In April 2019, the Disciples of Soul went to Australia and New Zealand for three weeks, where you played the famous Byron Bay Music Festival among other gigs. Those shows marked the end of the Soulfire tour. A week later, the band unveiled their brand-new Summer of Sorcery show in Los Angeles, which retained only a handful of songs. What was it like making the transition to a virtually brand-new production?

The crazy thing was that we rehearsed the Summer of Sorcery tour for two weeks prior to going to Australia. [The album] had not yet been released. We had Summer of Sorcery fresh in our heads, with all the new choreography. When we got to Australia, it was a major shifting of gears. We now had to perform the show that we hadn't done since December of the previous year. After Australia, we went straight to Los Angeles to do a couple of rehearsals at SIR Studios to refresh our memory of the Summer of Sorcery show, before doing the album release show at the Saban Theatre. These are the challenges Steven often presents. It tends to make things much more interesting.

How did the extended band monologue during "Love Again" come about?

In the last ten minutes of our soundcheck at the Saban Theatre, Steven decided that the band needed to participate in this monologue. He wrote the dialogue for each band member in that moment, and we proceeded to perform it that evening and make it a staple of the tour. And I remind you that Bruce was in the audience that very first night of monologue and sat in with us, for a little added pressure. You might say Stevie Van Zandt is a magician…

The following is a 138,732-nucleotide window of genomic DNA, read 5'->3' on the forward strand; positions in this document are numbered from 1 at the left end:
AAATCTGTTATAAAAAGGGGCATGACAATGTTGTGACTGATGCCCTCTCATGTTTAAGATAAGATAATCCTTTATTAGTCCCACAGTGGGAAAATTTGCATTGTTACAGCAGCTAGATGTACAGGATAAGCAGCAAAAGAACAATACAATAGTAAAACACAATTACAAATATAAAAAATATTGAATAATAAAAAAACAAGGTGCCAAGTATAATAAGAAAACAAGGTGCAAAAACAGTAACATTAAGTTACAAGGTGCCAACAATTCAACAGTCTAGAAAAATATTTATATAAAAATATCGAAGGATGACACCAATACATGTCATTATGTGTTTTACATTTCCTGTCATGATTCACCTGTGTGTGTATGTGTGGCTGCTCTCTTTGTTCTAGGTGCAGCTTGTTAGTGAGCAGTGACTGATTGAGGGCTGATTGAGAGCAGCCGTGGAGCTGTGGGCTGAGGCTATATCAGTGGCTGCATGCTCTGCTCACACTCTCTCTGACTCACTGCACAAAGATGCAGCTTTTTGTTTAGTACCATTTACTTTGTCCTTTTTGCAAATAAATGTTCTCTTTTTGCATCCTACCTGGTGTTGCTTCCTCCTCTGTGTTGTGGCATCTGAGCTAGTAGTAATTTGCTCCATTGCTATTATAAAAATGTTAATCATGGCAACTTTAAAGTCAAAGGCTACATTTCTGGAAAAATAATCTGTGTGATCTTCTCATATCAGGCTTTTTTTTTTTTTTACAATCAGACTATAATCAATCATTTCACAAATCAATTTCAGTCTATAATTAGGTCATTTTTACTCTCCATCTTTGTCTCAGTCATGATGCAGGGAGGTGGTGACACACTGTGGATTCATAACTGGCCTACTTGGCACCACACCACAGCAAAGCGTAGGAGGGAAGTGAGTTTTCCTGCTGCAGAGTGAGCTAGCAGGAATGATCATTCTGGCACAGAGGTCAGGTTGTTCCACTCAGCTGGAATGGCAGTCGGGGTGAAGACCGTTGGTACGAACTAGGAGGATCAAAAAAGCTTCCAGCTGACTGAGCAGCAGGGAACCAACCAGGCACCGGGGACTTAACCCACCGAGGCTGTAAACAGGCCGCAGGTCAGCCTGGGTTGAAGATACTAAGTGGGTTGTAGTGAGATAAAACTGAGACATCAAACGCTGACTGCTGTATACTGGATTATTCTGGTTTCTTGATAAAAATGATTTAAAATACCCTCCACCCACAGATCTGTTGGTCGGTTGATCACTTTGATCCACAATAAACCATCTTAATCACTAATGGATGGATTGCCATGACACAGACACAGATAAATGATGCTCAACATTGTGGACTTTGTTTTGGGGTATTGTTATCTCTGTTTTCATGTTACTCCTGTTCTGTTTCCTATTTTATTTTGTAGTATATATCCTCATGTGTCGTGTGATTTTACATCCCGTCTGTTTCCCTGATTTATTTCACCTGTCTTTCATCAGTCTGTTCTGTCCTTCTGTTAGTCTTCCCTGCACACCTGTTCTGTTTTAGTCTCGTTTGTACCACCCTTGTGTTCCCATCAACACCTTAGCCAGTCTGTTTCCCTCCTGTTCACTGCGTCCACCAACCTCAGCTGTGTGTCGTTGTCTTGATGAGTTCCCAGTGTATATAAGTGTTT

One of the highlights of the new set for many was the "Asbury Jukes" trilogy featuring "Little Girl So Fine," "Trapped Again," and "Love on the Wrong Side of Town," which must have been a lot of fun to play.

To me that was the palate cleanser of each and every show. I love performing those tunes. "Little Girl So Fine" for the background vocals, and "Trapped Again" is one of my favorite songs to play guitar on.

Since the first show of the new era in London, when the entire band dressed in black, a transformation took place. The band adopted a multicolored dress code, and your collective wardrobe became a riot of color. Feathered hats were worn. Did Steven insist that you all booked an appointment with his tailor?

Ha! Maureen's sister Lori Santoro, along with her husband Darryl and our wardrobe aficionado Andrew Veneto, with Steven's vision, designed and kept our touring wardrobe fresh and colorfully exciting throughout the tours.

The Little Steven and the Disciples of Soul private jet was equally well decorated.

Steven treated the band like kings and queens of rock 'n' roll. We flew everywhere on Steven's private jet, unless the cities were close together, as on our U.K. tours. In that case, we would fly into London and bus it from city to city.